Magdalene Simeon Galettis (b.1932, Castellorizo) Her father Konstantinos was born in Alexandria of Castellorizian descent and lived in Florida USA. Whilst visiting Castellorizo, he married her mother, Maria, and took her to live in Athens, returning to the USA to make arrangements for the family to join him. World War II broke out, so the pregnant Maria returned to Castellorizio to be with her family, where they lived comfortably, the children attending school, all being in Italian as the island was under its rule. They were permitted to attend the Greek Orthodox Church. The people of the island were sent as refugees to Cyprus for 3 months then on to Gaza, Palestine. Those who had relatives working on the Suez Canal, and some did, went to Egypt, as did Magda and her family, to an uncle, so they stayed near him at the Thermal Springs of Moses camps. In these camps there were 6,000 Chiotes, 6,000 Samiotes and 3 Castellorizian families. Finally, after 2 years (1943-45), 3 ships picked up the refugees. Magda and her family were on the Last ship, the ill-fated ship, Empire Patrol, to return them to Castellorizo. Fifty miles outside of Port Said the ship caught on fire, the survivors including Magda and her family were taken to Port Said then by bus to Elisat, Egypt for a month where they lived in tents. People donated clothes to them as they lost everything. Thirty-three people drowned in the catastrophe. Returning to Castellorizo, most of the houses had been destroyed by bombs and fire. People began migrating to the United States, Australia and Brazil. Magda never knew her father as he died in Florida. Magda and her family lived in Rhodes until 1957 with an uncle. Magda’s sister left to marry in Perth, Western Australia, a year later her brother also went to Perth, and in 1964 Magda and her mother arrived in Perth also. She married Malaxos (Max) Tsiko Galettis, their families had been friends on Castellorizo, and came to live in Sydney in 1965.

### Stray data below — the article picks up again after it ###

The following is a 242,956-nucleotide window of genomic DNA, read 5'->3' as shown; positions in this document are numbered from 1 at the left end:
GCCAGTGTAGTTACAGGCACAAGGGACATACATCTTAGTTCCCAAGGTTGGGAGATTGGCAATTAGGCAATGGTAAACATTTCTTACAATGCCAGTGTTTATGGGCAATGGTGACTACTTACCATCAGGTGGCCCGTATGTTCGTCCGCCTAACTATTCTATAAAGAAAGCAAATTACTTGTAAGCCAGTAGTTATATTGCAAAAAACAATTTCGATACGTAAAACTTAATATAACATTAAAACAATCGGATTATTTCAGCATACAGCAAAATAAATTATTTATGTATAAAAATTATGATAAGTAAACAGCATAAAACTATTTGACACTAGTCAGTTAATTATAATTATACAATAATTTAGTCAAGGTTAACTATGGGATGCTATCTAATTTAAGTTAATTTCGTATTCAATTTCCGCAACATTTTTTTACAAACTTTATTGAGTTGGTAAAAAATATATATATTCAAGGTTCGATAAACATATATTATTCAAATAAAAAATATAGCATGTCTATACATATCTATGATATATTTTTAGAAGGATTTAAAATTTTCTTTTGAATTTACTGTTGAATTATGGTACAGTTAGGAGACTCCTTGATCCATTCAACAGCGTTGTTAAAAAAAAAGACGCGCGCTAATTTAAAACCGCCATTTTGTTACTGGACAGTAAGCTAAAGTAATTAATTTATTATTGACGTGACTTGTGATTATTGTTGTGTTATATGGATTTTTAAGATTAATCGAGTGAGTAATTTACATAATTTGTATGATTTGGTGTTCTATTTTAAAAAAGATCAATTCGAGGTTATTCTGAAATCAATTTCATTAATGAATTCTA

Ekaterina Sakaris (b. 1900, Castellorizo) At the age of 16, Ekaterina left Castellorizo with another young Castellorizian girl and travelled to Australia, destination Port Pirie, South Australia where she was to marry a Castellorizian, Phillip Sakaris from Kalamaki, Anatolia. The first stop was Port Said, when on disembarking both girls were told that their fare had not been fully paid and could not board the next ship. Of course, this was not the case and after surrendering some jewelry to the ship’s official were allowed to board. Next stop was Singapore when whilst disembarking they were told that the next ship to Australia was in 6 weeks. Six weeks of fear followed where they were locked up together in a room, this traumatized her so much that she swore she would never travel again. She married Phillip, who worked in the smelting works in Port Pirie however even though he was a good worker was dismissed as the rest of the workers were ready to strike as they did not want to work with a foreigner. They moved to Sydney where he opened his own business realizing that if he worked for anyone else, he would most likely be treated in the same way.